The rest of subcircuit is simple netlist, containing few components. Resistor Rin is connected between AMP_IN pin and ground. Value of this resistor is Rin_value and is representing input impedance of the circuit. Eamp is voltage controlled voltage source, that is sensing voltage across Rin and amplifying it with the gain of 10 (default value, could be changed from schematic). It’s output, pin 1, is feeding AMP_OUT output of subcircuit through Rout, representing output impedance.

Next step would be to create a schematic symbol, representing this subcircuit.

To do this you have to open schematic editor. If you were editing your library in LTSPICE text editor, switch to schematic editor by opening any schematic or creating a new one. Otherwise you will not be able to see New Symbol option in File menu. Select File –> New Symbol to open symbol editor. Use Draw menu to select drawing tools and create your symbol drawing. Use Add PIN/PORT command from Edit menu to add pins to your part drawing. As soon as you select Add PIN/PORT command, you will see Pin/Port Properties dialogue.  Enter Label name. Label name means nothing to subciruit and will determine this pin label in schematic. Then enter Netlist Order number. Netlist Order number should correspond to order of the pins in subcircuit header. This is what really matters and this is the way, how symbol and subcircuit are connected in LTSPICE.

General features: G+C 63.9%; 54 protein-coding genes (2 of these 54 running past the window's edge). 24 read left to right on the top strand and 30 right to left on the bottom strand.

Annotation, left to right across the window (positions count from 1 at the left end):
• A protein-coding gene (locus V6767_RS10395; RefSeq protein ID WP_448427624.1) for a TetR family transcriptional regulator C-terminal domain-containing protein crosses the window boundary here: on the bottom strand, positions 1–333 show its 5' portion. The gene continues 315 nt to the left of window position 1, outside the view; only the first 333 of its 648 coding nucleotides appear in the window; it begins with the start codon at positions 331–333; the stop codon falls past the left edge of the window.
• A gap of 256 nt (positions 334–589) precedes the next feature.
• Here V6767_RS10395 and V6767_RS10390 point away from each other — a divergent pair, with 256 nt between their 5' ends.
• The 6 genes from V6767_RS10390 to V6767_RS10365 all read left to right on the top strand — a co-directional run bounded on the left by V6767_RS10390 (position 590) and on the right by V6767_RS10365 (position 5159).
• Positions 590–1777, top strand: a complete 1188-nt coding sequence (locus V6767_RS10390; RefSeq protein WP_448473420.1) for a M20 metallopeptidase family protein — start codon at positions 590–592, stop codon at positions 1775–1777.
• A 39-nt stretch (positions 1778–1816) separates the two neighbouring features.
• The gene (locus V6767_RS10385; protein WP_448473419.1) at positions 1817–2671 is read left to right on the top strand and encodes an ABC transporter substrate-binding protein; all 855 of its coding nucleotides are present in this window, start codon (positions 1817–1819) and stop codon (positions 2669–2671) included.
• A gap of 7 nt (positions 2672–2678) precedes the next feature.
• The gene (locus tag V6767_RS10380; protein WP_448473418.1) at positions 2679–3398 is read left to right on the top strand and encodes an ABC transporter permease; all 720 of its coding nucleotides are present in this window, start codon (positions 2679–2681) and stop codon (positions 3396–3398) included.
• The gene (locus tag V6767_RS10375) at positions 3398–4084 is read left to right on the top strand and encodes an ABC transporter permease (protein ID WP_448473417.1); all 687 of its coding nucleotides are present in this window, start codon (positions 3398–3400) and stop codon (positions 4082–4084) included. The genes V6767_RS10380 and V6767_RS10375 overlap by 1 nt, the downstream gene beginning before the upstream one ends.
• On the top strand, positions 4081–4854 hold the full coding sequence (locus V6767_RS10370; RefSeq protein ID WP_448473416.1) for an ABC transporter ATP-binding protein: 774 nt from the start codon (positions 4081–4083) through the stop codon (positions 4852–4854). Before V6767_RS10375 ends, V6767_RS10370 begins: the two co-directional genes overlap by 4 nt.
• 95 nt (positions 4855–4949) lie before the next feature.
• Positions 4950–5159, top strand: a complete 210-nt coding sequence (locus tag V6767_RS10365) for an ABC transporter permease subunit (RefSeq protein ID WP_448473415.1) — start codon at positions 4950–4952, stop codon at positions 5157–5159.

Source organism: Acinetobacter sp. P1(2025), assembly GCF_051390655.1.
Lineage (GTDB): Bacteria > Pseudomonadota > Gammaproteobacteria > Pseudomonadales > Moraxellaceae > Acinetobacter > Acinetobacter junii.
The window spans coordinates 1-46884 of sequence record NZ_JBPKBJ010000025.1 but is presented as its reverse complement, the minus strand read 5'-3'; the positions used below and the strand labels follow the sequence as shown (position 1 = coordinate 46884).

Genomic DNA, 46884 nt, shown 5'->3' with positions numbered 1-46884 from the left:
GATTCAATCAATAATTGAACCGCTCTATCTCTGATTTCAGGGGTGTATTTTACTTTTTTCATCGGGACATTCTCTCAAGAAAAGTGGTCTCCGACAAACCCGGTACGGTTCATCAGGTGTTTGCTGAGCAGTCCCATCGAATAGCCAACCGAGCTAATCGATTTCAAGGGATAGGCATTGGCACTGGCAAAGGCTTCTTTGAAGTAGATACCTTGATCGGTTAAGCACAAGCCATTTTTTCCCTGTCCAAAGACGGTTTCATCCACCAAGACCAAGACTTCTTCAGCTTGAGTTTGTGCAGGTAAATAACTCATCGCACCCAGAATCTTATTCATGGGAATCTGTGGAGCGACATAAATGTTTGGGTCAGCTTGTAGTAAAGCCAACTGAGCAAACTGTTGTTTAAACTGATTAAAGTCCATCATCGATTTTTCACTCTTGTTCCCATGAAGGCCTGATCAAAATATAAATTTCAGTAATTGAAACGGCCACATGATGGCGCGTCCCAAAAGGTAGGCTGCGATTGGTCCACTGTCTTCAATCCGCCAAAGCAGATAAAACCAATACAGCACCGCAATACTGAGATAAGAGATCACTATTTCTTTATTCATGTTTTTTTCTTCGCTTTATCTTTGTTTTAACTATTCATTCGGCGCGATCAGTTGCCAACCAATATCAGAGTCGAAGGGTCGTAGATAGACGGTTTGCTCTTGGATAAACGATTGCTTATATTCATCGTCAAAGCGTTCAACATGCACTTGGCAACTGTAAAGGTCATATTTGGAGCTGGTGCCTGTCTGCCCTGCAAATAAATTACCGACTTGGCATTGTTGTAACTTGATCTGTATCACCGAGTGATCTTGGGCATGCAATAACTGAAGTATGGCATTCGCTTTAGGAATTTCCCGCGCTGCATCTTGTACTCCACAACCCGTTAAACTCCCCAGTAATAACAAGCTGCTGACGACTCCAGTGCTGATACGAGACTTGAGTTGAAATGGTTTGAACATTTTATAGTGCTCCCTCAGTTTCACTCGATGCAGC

Connection between schematic symbol and subcircuit description

Connection between schematic symbol and subcircuit description
















Select Pin Label Justification check box to make label visible in your schematic and repeat pin adding process for all pins of your subcircuit.

Next step that you may take could be adding some necessary information to part drawing. Go to Edit –> Attributes –> Attribute Window and select between available attributes.

Attribute window fields display selected part properties on schematic.

You will need InstName field to be able to see refernce designator, like U1, U2,… Un on schematic. Type will represent symbol name, other attributes will show model and it’s parameters if you would like them to be also displayed in schematic. Select required attribute and click OK to be able to paste it on schematic.

Attribute Window

Attribute Window-select available attributes
















Meaning of Attribute Window fields:

InstName – instance name, to display reference designator. Example: U is commonly used for IC.

Type – name of the symbol (file name).

SpiceModel – name of file including the spice model

Value, Value2, SpiceLine, SpiceLine2 – to display corresponding fields from Symbol Attributes, created in attribute editor

There are more symbol properties that should be assigned to the symbol, before it can represent our subcircuit. While we already added  appropriate fields to be displayed, we have to assign values to these fields –> meaning that we have to assign attributes to the new symbol.